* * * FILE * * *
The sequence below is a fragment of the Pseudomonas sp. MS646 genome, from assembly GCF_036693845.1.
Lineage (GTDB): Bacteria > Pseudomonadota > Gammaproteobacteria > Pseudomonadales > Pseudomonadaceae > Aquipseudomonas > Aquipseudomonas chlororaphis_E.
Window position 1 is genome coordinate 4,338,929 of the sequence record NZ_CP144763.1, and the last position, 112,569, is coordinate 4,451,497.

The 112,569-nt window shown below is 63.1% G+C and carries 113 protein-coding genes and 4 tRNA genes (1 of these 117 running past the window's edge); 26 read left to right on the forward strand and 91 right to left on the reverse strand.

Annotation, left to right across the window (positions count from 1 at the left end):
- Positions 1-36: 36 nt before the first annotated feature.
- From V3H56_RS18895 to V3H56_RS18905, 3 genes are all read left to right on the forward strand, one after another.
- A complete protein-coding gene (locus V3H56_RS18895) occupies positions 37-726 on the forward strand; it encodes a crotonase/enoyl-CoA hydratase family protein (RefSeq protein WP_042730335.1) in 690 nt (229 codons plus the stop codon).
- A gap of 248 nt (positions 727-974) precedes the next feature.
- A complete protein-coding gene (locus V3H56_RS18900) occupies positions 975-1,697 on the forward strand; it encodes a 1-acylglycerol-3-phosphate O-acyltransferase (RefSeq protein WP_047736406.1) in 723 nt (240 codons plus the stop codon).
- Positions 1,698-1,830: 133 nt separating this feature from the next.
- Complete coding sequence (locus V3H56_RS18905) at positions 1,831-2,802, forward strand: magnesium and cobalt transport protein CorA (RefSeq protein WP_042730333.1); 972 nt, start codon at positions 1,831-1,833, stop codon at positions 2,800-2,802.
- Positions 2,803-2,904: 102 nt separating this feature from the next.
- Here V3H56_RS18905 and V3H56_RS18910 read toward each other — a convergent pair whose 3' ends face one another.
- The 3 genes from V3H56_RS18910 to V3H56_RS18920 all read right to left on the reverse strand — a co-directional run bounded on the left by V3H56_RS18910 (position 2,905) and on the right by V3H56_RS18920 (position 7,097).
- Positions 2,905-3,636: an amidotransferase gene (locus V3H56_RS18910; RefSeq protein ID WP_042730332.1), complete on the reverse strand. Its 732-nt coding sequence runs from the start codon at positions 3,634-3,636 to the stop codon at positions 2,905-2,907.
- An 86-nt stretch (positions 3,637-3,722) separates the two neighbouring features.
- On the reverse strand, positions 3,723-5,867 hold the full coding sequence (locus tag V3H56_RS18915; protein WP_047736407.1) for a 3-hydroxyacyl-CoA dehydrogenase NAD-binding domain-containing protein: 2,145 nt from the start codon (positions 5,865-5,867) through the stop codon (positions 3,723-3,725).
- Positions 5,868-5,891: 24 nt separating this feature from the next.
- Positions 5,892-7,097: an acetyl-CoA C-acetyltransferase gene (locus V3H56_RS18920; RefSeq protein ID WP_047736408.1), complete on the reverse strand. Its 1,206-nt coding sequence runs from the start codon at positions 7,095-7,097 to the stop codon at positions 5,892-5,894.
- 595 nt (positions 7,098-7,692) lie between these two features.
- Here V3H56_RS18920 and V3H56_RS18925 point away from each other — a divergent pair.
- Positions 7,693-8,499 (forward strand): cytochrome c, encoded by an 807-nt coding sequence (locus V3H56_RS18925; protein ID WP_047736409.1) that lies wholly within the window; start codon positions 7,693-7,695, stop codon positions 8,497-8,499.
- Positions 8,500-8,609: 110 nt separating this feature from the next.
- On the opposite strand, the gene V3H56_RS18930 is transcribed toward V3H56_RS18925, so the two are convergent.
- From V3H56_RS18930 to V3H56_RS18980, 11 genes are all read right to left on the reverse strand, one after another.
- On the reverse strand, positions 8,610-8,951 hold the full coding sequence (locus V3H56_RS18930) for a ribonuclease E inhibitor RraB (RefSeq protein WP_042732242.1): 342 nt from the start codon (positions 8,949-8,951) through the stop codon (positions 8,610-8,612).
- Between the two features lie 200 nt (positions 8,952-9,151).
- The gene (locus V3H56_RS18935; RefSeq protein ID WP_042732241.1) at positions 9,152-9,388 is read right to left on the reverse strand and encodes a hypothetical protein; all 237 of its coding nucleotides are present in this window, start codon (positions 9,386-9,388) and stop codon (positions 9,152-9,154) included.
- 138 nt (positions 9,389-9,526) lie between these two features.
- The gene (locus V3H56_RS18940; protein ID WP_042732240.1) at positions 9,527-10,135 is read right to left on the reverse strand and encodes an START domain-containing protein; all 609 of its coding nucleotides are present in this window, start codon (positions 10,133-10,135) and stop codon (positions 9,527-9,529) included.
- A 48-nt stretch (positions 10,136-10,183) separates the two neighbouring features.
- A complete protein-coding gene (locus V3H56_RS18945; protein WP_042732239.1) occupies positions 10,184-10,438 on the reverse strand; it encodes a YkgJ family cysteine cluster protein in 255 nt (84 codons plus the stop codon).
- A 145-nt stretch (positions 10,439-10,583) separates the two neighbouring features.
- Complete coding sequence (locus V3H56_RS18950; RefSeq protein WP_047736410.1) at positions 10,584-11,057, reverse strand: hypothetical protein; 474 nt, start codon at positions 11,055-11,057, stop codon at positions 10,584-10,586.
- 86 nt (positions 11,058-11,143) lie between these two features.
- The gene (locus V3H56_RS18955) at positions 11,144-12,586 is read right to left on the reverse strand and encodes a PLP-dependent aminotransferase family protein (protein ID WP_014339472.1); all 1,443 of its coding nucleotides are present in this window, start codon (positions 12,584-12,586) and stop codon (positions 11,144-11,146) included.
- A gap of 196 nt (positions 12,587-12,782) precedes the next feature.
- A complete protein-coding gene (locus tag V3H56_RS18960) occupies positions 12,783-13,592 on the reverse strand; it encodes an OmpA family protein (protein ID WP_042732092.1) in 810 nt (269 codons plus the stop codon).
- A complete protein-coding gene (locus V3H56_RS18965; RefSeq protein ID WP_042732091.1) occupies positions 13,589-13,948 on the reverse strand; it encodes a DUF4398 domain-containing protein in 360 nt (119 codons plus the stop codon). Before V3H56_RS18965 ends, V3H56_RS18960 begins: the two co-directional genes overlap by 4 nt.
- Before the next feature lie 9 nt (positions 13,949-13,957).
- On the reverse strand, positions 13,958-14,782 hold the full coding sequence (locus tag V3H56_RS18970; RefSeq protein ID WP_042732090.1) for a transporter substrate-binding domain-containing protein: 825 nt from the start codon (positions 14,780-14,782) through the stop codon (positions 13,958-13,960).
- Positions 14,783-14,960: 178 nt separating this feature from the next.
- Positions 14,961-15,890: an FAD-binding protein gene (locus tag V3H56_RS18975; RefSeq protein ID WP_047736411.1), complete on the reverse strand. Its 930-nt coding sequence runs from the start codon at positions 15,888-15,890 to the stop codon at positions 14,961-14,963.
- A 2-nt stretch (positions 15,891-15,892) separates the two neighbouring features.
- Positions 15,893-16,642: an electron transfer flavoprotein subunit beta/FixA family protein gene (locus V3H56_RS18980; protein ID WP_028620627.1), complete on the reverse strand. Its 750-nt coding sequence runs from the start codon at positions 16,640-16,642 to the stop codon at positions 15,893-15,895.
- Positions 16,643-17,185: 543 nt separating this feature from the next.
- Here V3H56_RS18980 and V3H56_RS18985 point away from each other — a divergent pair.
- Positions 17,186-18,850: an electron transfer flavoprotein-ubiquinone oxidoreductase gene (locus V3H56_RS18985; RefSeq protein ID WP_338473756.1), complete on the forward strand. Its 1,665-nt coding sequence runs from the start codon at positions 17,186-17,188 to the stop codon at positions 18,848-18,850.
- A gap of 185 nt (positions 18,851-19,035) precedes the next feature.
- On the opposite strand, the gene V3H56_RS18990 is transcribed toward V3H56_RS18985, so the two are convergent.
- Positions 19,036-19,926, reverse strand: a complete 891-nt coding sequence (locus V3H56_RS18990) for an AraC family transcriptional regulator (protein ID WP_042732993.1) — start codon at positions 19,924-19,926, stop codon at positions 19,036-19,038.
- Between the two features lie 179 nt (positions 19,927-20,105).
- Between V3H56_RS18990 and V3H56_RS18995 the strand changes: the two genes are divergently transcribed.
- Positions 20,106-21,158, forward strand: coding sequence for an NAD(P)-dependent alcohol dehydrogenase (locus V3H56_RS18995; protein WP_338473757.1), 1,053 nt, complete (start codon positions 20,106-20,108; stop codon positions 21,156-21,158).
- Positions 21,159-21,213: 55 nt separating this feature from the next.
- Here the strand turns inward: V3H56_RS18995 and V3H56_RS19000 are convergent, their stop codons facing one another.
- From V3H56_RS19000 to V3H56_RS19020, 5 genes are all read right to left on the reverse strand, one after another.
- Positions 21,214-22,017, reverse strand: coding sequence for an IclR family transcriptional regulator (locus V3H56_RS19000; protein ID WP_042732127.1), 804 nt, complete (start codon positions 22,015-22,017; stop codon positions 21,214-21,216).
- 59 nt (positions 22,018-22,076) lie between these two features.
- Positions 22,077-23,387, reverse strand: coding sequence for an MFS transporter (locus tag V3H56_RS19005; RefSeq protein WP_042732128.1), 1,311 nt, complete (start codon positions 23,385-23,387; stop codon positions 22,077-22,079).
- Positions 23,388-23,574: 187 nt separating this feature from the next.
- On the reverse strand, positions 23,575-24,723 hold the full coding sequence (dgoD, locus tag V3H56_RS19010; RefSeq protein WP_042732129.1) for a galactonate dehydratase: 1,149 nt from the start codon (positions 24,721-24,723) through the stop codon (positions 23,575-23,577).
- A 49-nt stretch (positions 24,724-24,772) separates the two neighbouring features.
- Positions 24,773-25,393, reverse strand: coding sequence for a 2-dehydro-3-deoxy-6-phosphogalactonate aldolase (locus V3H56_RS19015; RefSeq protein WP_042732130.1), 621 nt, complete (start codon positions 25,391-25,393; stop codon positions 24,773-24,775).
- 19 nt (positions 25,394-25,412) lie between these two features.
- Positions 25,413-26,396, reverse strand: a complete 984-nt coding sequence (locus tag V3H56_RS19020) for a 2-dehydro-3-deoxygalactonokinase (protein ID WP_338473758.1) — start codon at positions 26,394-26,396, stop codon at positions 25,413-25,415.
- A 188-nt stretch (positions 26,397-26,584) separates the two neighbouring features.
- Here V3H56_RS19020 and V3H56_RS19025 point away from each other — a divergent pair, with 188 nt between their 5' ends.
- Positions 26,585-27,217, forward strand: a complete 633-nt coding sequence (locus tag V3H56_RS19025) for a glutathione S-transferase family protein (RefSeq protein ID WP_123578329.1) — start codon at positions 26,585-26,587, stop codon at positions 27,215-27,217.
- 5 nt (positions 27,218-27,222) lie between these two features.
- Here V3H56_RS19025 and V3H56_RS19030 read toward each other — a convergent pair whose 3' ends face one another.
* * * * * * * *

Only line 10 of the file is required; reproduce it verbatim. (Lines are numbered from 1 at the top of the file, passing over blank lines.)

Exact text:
- A complete protein-coding gene (locus V3H56_RS18900) occupies positions 975-1,697 on the forward strand; it encodes a 1-acylglycerol-3-phosphate O-acyltransferase (RefSeq protein WP_047736406.1) in 723 nt (240 codons plus the stop codon).